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Canon 1D X Mark II vs Olympus E-1

The Canon EOS-1D X Mark II and the Olympus E-1 are two professional cameras that were announced, respectively, in February 2016 and June 2003. Both are DSLR (Digital Single Lens Reflex) cameras that are based on a full frame (1DX Mark II) and a Four Thirds (E-1) sensor. The Canon has a resolution of 20 megapixels, whereas the Olympus provides 4.9 MP.

Below is an overview of the main specs of the two cameras as a starting point for the comparison.

Headline Specifications
Canon 1D X Mark II   Olympus E-1
Canon 1D X Mark II Olympus E-1
Digital single lens reflex Digital single lens reflex
Canon EF mount lenses Four Thirds lenses
20 MP, Full Frame Sensor 4.9 MP, Four Thirds Sensor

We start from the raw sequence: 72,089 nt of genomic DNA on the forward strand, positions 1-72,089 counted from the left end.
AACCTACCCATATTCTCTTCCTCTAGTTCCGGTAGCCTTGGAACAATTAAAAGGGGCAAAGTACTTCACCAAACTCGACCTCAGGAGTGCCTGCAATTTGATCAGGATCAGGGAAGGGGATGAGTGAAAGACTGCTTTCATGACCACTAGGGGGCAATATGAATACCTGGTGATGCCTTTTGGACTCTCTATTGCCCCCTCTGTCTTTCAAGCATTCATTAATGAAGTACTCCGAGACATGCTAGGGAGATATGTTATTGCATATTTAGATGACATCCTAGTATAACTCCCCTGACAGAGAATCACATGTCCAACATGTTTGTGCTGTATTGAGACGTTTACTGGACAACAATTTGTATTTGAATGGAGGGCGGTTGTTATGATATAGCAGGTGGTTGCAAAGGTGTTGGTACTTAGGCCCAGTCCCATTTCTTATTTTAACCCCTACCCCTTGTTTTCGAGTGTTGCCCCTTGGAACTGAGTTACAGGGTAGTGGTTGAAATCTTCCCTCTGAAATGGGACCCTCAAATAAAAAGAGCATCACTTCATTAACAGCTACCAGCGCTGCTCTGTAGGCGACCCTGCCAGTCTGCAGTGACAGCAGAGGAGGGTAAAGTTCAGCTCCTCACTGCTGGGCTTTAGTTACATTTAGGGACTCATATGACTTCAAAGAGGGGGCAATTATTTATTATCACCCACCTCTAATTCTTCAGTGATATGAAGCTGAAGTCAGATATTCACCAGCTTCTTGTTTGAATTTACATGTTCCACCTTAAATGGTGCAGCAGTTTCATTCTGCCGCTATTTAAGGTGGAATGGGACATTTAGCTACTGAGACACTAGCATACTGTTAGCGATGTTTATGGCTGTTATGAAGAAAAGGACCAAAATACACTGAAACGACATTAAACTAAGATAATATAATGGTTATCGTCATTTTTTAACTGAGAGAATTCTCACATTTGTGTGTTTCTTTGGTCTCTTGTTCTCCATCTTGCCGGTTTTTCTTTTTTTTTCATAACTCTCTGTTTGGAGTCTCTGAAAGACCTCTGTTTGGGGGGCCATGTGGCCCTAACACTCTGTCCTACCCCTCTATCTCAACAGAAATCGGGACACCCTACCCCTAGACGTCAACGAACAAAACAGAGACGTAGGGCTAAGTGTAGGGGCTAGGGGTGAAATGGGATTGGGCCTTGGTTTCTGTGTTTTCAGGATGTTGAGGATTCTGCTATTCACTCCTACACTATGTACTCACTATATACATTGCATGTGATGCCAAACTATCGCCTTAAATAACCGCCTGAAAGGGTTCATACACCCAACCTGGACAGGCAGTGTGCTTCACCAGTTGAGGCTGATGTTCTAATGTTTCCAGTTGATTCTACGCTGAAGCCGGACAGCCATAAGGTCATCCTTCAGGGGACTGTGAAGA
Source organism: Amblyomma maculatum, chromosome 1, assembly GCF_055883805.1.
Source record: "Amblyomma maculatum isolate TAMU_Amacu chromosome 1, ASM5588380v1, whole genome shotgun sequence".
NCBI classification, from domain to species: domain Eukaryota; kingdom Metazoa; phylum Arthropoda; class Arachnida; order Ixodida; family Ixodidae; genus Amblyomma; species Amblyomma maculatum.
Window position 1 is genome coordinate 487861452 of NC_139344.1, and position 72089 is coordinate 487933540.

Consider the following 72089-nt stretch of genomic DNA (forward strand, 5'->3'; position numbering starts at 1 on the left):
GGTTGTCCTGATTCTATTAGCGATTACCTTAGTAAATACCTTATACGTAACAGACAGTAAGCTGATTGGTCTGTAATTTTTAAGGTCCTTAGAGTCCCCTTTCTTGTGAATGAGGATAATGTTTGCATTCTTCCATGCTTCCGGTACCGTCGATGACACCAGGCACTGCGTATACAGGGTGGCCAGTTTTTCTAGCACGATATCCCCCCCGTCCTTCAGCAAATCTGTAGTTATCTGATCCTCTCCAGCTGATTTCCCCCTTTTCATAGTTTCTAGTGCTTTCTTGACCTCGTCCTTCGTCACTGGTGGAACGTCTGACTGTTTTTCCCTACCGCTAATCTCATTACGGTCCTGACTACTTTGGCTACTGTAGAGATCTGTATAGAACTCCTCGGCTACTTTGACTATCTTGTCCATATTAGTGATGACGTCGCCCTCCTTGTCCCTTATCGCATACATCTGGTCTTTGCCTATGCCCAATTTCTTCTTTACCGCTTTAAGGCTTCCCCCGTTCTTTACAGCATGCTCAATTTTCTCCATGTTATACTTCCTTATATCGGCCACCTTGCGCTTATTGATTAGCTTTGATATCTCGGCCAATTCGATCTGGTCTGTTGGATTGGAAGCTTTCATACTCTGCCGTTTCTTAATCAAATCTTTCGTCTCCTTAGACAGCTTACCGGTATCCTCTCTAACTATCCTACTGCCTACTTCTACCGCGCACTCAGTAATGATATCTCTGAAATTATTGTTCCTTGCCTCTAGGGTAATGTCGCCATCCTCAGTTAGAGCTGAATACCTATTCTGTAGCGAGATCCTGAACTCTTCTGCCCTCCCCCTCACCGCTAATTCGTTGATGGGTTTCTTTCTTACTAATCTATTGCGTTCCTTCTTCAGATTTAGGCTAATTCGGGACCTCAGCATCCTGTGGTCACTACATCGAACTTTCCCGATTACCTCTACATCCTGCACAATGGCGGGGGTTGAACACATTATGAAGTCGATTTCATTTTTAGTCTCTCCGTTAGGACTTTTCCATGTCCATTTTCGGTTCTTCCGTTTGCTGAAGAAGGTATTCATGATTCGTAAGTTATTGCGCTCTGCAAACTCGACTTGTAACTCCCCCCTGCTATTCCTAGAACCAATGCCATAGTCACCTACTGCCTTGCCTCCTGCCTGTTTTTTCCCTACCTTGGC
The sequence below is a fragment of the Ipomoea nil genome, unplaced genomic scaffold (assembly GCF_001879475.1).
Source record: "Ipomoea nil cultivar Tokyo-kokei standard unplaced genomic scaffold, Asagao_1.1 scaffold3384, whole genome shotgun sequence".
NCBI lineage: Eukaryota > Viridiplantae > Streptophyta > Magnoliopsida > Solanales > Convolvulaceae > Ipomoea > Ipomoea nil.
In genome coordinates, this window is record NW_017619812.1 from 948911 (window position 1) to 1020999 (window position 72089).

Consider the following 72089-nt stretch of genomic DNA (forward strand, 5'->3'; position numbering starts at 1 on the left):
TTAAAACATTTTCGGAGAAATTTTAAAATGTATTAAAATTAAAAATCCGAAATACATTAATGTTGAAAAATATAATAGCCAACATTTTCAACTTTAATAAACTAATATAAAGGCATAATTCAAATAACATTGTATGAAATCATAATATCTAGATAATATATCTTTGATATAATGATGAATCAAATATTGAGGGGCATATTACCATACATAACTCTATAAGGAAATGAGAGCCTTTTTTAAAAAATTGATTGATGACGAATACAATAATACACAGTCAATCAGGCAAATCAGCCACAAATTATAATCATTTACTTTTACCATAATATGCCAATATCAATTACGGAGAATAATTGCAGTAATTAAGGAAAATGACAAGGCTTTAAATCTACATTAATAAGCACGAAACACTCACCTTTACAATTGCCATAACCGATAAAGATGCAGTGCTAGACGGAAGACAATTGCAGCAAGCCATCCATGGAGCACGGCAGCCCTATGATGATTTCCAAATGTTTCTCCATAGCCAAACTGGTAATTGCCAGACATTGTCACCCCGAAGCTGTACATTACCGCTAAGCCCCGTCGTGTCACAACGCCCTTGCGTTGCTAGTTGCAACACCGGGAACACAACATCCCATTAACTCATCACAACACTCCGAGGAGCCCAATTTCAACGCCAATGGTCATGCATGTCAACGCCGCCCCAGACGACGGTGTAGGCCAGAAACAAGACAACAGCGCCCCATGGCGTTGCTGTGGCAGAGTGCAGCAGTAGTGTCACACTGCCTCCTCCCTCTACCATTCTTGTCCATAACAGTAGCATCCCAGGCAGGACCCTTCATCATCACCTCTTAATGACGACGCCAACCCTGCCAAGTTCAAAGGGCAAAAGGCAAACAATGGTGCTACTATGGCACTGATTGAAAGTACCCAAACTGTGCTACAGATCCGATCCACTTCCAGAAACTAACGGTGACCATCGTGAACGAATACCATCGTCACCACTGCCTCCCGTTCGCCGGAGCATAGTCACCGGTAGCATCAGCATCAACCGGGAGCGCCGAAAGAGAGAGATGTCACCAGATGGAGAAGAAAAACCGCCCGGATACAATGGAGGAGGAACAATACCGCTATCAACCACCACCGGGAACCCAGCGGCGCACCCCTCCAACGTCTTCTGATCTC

4K/60p Video no Video
ISO 100-51200 (50-409600) ISO 100-800 (100-3200)
Optical viewfinder Optical viewfinder
3.2" LCD, 1620k dots 1.8" LCD, 134k dots
Fixed touchscreen Fixed screen (not touch-sensitive)
16 shutter flaps per second 3 shutter flaps per second
Weathersealed bodyWeathersealed body
1210 shots per battery charge750 shots per battery charge
158 x 168 x 83 mm, 1530 g 141 x 104 x 81 mm, 738 g

Going beyond this snapshot of core features and characteristics, what are the differences between the Canon EOS-1D X Mark II and the Olympus E-1? Which one should you buy? Read on to find out how these two cameras compare with respect to their body size, their imaging sensors, their shooting features, their input-output connections, and their reception by expert reviewers.

Body comparison: Canon 1D X Mark II vs Olympus E-1

An illustration of the physical size and weight of the Canon 1D X Mark II and the Olympus E-1 is provided in the side-by-side display below. The two cameras are presented according to their relative size. Three consecutive views from the front, the top, and the rear side are shown. All size dimensions are rounded to the nearest millimeter.

Size Canon 1D X Mark II vs Olympus E-1
Compare 1DX Mark II versus E-1 top
Comparison 1DX Mark II or E-1 rear